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LP-066 Severe Systemic lupus erythematosus with manifestation of lupus nephritis and pericardial effusion: a case report
  1. Arief Nurudhin1,
  2. Yulyani Werdiningsih1,
  3. Nurhasan Agung Probowo1,
  4. Alwida Rosyid A.p2 and
  5. Indrayana Sunarso1
  1. 1Rheumatology Division Internal Medicine Department, Medical Faculty Sebelas Maret University, Indonesia
  2. 2Resident of Internal Medicine, Medical Faculty Sebelas Maret University, Indonesia


Description Clinical manifestations of SLE in male patients tend to be more severe with a worse prognosis. Generally, SLE in male patients involves kidney and serological abnormalities such as hypocomplementemia and anti-dsDNA autoantibodies. In addition, cardiovascular complications are more common in men with SLE, which contributes to an overall increase in organ damage. Case illustration A 18-year-old male patient suffered from back pain 6 months ago. He complained of low urine output (urinating 3–4 times a day with a total output of approximately 400 mL), dyspnea, and swelling in both legs. Pericard effusion was discovered, and pericardiocentesis was performed. Physical examination showed the patient was hemodynamically stable. We found malar rash, rash in the plantar pedis and plantar manus also decreased vesicular sounds with rales in both lungs. Laboratory examination showed leukopenia, thrombocytopenia, hypoalbuminemia, hyperuricemia, and a glomerular filtration rate of 94 mL/min/1.73 m2. Urinalysis showed proteinuria, hematuria, and leukocyturia. Blood gas analysis found metabolic alkalosis. ANA IF test was positive for anti-Smith, anti-RNP-Smith, and anti-dsDNA antibodies. The patient was given methylprednisolone pulses dose (1000 mg/day) for 3 days, followed by methylprednisolone 125mg/12h for 3 days, 62.5mg/12h for the next 3 days and tapered-off to 8mg/day. The patient also received mycophenolic acid (500mg/8h), hydroxychloroquine (200mg/day) per oral, and Captopril 12.5mg/8h per oral during hospitalization. The patient showed clinical improvement and was discharged after 11 days. Subsequent follow-up at rheumatology policlinic showed the patient had improved both clinically and laboratory.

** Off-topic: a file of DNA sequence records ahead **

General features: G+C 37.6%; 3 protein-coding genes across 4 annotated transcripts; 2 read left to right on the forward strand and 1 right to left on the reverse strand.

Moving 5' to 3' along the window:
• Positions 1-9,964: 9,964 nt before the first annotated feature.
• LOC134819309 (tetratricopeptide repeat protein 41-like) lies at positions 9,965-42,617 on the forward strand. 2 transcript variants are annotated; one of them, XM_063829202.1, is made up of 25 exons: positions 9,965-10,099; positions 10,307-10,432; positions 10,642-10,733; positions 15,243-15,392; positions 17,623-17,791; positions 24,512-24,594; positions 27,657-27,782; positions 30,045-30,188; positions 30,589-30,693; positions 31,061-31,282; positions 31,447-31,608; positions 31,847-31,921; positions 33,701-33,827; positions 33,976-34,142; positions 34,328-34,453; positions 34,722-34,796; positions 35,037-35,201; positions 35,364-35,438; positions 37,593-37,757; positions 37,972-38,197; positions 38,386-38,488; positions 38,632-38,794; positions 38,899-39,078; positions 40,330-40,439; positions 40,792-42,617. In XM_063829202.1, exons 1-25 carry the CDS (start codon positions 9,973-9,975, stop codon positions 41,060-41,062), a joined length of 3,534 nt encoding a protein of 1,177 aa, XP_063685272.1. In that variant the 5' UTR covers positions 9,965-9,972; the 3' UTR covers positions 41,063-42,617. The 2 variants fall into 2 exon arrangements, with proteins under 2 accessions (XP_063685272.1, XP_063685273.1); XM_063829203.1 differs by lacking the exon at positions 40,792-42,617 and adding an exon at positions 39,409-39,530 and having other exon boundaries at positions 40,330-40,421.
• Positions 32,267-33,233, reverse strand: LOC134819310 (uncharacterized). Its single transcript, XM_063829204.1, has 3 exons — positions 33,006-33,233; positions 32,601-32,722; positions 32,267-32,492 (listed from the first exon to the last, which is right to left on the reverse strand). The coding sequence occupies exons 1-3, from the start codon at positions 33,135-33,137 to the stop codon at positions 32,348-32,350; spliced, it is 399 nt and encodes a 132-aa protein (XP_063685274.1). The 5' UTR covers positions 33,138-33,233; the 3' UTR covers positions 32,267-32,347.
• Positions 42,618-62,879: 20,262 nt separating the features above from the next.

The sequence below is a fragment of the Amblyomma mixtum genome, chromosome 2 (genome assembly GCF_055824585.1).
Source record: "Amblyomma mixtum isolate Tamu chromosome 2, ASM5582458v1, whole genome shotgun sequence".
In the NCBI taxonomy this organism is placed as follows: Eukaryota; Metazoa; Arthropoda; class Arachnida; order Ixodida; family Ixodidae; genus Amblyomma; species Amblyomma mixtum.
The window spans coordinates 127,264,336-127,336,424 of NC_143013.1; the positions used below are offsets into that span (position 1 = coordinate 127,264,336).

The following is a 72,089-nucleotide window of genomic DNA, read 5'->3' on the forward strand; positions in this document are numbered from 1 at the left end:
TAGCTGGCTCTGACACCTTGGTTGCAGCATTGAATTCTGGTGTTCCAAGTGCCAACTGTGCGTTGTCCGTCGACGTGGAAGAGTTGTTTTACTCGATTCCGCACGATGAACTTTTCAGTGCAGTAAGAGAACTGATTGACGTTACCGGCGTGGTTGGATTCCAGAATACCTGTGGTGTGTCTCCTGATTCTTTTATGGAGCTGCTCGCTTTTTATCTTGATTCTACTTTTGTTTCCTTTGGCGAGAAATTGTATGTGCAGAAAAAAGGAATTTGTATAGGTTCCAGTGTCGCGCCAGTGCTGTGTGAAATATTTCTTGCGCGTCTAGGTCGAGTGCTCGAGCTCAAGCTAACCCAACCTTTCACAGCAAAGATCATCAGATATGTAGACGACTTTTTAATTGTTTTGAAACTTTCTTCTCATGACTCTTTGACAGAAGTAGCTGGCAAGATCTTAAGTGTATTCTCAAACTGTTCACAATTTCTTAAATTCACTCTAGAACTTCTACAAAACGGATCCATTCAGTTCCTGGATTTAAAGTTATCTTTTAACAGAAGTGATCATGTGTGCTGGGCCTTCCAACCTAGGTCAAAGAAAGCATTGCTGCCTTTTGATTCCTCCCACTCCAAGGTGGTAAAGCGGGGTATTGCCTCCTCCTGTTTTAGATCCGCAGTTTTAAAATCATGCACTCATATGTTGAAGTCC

Conclusions The patient‘s condition in this case is consistent with the theory, where the patient is experiencing lupus nephritis and pericardial effusion. Establishing an accurate diagnosis of SLE in male patients is crucial. Early diagnosis leads to better outcomes.

  • systemic lupus erythematosus
  • Nephritis Lupus
  • Male

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